April 30 Energy News

April 30, 2018

Opinion:

¶ “Energy costs: Renewables close in on fossil fuels, challenging on price” • Coal has been getting the squeeze for years now, but the plunging cost of renewable energy is starting to give natural gas a run for its money. The implications for the fossil fuel industry are dire. And batteries are making renewable power dispatchable. [Farmington Daily Times]

Golden Hills wind farm (Photo: Google)

¶ “No Need To Wait: Electric Buses Are Cost-Competitive Transit Buses Today” • Electric buses have proven savings and efficiencies. These are even more attractive when the extreme pricing fluctuations of diesel and CNG are taken into account. By contrast, electricity prices are extremely stable and can be supplied renewably. [CleanTechnica]

World:

¶ Australia has pledged more than A$500 million ($379 million) to help preserve the Great Barrier Reef, in an attempt to help better protect the world heritage site from the effects of climate change. Aerial surveys conducted in April last year showed more than two-thirds of the coral in the Barrier Reef had experienced “shocking” amounts of bleaching. [CNN]

Great Barrier Reef

¶ Chinese-owned Alinta Energy offered A$250 million ($189 million) for Australia’s ageing Liddell coal-fired power plant, creating a headache for owner AGL Energy amid a national debate over energy security and government pressure to keep the plant open. AGL wants to shut the plant down and use the site for a battery installation. [Nasdaq]

¶ Ideas have a power to transform lives. At Unidad Educativa Sagrado Corazon 4 school in rural San Juan, Bolivia, the ideas of a handful of dedicated educators are transforming not just their school, but their community and even their country through sustainable living practices, which range from solar power to rainwater capture. [CleanTechnica]

Unidad Educativa Sagrado Corazon 4 school

¶ Ireland faces fines of €600m a year from the EU for failing to meet renewable energy targets and cutting carbon emissions by 2020. New, more ambitious targets for 2030 do not let Ireland off the hook. A report for the Dáil Public Accounts Committee said they will be a matter for the European Court of Justice to impose. [Independent.ie]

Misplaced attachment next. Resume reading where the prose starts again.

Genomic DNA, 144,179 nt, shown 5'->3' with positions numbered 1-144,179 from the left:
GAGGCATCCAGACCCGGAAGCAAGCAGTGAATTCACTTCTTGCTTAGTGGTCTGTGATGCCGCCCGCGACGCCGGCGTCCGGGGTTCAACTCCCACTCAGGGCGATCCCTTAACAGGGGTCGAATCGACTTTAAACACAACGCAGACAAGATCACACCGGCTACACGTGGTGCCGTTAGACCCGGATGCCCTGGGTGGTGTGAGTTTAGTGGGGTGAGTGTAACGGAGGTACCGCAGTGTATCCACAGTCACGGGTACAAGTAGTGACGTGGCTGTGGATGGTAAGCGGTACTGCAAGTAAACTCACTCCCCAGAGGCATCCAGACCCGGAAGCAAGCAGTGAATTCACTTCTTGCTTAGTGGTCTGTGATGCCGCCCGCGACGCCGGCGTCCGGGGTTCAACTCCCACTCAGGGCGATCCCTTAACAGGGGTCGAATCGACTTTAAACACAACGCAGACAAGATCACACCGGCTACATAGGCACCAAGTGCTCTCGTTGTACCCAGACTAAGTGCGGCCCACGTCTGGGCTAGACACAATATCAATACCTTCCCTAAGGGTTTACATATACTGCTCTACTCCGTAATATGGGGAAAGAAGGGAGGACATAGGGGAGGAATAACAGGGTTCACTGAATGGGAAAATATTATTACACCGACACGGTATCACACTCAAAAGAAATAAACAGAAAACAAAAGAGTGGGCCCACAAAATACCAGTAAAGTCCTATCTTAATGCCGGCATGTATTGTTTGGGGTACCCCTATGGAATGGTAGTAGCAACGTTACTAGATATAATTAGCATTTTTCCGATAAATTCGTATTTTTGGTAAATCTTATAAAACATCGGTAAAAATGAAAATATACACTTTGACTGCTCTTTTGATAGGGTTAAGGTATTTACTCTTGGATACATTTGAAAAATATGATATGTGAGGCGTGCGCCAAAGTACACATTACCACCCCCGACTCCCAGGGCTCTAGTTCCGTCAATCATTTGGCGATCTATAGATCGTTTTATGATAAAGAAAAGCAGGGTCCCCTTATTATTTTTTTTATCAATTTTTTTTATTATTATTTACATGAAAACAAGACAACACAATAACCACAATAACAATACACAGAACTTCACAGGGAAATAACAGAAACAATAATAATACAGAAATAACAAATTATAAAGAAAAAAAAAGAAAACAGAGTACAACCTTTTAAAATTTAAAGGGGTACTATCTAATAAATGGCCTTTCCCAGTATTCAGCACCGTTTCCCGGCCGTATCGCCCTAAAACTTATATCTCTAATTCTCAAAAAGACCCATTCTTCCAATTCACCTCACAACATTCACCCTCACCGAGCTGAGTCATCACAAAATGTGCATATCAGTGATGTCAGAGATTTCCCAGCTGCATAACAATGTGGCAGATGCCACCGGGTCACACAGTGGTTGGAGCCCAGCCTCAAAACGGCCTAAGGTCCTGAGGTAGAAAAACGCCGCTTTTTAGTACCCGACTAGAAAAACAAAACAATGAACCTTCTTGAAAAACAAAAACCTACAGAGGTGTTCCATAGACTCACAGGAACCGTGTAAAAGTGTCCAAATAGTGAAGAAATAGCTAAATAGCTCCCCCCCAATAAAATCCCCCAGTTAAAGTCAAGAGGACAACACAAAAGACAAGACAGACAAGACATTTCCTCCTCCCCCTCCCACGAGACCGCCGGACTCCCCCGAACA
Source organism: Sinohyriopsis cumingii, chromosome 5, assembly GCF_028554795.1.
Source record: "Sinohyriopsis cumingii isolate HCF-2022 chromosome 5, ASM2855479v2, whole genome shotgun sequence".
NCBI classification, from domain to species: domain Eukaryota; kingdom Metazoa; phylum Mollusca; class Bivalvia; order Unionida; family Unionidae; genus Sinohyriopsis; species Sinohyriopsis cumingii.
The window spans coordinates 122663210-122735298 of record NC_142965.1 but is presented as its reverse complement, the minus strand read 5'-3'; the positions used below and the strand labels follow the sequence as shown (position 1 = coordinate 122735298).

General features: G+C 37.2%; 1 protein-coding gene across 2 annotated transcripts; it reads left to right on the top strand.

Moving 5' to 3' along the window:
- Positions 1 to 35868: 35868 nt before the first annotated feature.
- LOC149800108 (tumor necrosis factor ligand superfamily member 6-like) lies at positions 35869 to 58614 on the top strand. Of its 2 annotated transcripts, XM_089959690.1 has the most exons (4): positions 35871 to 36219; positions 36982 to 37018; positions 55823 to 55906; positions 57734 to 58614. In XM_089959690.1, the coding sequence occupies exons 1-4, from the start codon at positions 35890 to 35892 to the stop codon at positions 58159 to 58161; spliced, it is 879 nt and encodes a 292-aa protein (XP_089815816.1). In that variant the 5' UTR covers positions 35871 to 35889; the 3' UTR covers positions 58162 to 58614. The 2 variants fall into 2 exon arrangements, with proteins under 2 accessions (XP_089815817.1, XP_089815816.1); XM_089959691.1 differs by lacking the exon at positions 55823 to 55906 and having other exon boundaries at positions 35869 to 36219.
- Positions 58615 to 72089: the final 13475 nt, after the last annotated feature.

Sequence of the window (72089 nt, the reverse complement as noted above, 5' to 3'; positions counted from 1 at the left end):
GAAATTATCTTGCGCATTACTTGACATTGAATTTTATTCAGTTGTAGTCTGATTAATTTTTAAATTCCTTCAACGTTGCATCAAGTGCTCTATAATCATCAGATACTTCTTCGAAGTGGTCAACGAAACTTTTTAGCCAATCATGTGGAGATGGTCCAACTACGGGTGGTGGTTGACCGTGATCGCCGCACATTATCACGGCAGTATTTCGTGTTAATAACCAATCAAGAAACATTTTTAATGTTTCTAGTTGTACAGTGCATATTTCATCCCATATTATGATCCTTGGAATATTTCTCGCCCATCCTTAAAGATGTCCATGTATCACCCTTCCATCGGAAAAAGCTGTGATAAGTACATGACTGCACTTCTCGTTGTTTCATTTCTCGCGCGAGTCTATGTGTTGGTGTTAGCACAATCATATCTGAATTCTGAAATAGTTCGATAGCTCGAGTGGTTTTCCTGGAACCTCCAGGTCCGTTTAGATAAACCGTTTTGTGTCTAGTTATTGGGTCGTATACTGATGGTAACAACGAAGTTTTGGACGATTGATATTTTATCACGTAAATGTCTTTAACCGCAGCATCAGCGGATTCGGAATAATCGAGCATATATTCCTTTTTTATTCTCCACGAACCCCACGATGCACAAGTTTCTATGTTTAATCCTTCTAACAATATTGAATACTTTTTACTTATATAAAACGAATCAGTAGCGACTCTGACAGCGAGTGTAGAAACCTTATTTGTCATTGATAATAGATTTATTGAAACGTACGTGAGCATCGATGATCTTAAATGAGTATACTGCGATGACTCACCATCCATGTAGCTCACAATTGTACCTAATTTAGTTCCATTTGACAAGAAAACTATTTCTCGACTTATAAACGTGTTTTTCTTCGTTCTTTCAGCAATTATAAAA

¶ US technology that can harvest drinking water from “thin air” using the power of the sun is set to be tested in Australia, with backing from the Australian Renewable Energy Agency. ARENA is providing $420,000 in funding to Arizona-based Zero Mass Water to test 150 of its solar-powered SOURCE drinking water systems in the country. [RenewEconomy]

SOURCE drinking water systems

¶ Authorities in Taiwan have announced the winners of the country’s first 3-GW-plus offshore wind auction. The Bureau of Energy made awards to 12 projects totaling 3836 MW. Confirmed winners include Orsted, WPD, Swancor and Macquarie, Yushan and Northland Power, Taipower, Copenhagen Infrastructure Partners, and China Steel. [reNews]

¶ Australia’s ineluctable switch to solar power is gathering speed. In New South Wales, the 55-MW Parkes solar farm and the 30-MW Griffith solar farm started production at full capacity in the last couple of weeks. Another dozen due to connect in NSW and Queensland in coming months. The 25-MW Dubbo solar farm is already connected. [RenewEconomy]

Parkes solar farm

¶ Hitachi wants to sell more than half its stake in its Horizon Nuclear Power subsidiary, which is slated to build 5.4 GW of installed capacity at sites in Anglesey and Gloucestershire. If no agreement that would reduce Hitachi’s share to below 50% can be found, Hitachi plans to withdraw from both of the nuclear plant projects. [GCR]

¶ Falling prices and government policy are driving solar power. In 2016, solar power was the fastest growing source of new energy globally, accounting for up to two thirds of new power capacity added, the International Energy Agency said. This was partly due to China embracing the technology, installing half of all new solar panels. [Power Technology]

Crescent Dunes solar thermal power plant

US:

¶ An American Jobs Project report found that solar jobs in New Mexico could more than double by 2030. Projected growth of the state’s solar industry over the next 12 years could increase solar jobs to 6,800 from the current figure of about 2,500. A side benefit of solar power for New Mexico is that unlike coal or gas it needs no water. [CleanTechnica]

¶ Duke Energy’s annual sustainability report says it expanded renewable energy generation by about 19% in 2017. According to the report, Duke added 1,000 MW of renewable energy last year. That included not only solar and wind farms, but also biomass, a relatively new source of energy produced from natural sources like animal waste. [WFAE]

Duke Energy solar farm (David Boraks | WFAE)

¶ A new report from the National Renewable Energy Laboratory estimates the rooftops of low-to-moderate income households could potentially accommodate 320 GW of PV installations. The report determined that single-family, owner-occupied rooftops collectively held the greatest opportunities for PV installations. [National Mortgage Professional Magazine]

¶ Climate change is set to intensify summer droughts and increase forest fire frequency, with drastic consequences for unique bioregions of northern California and southwestern Oregon. These sort of forests are well-adapted to wildfire but even the most resilient species may find it difficult to recover in the face of abrupt climate change. [ZME Science]

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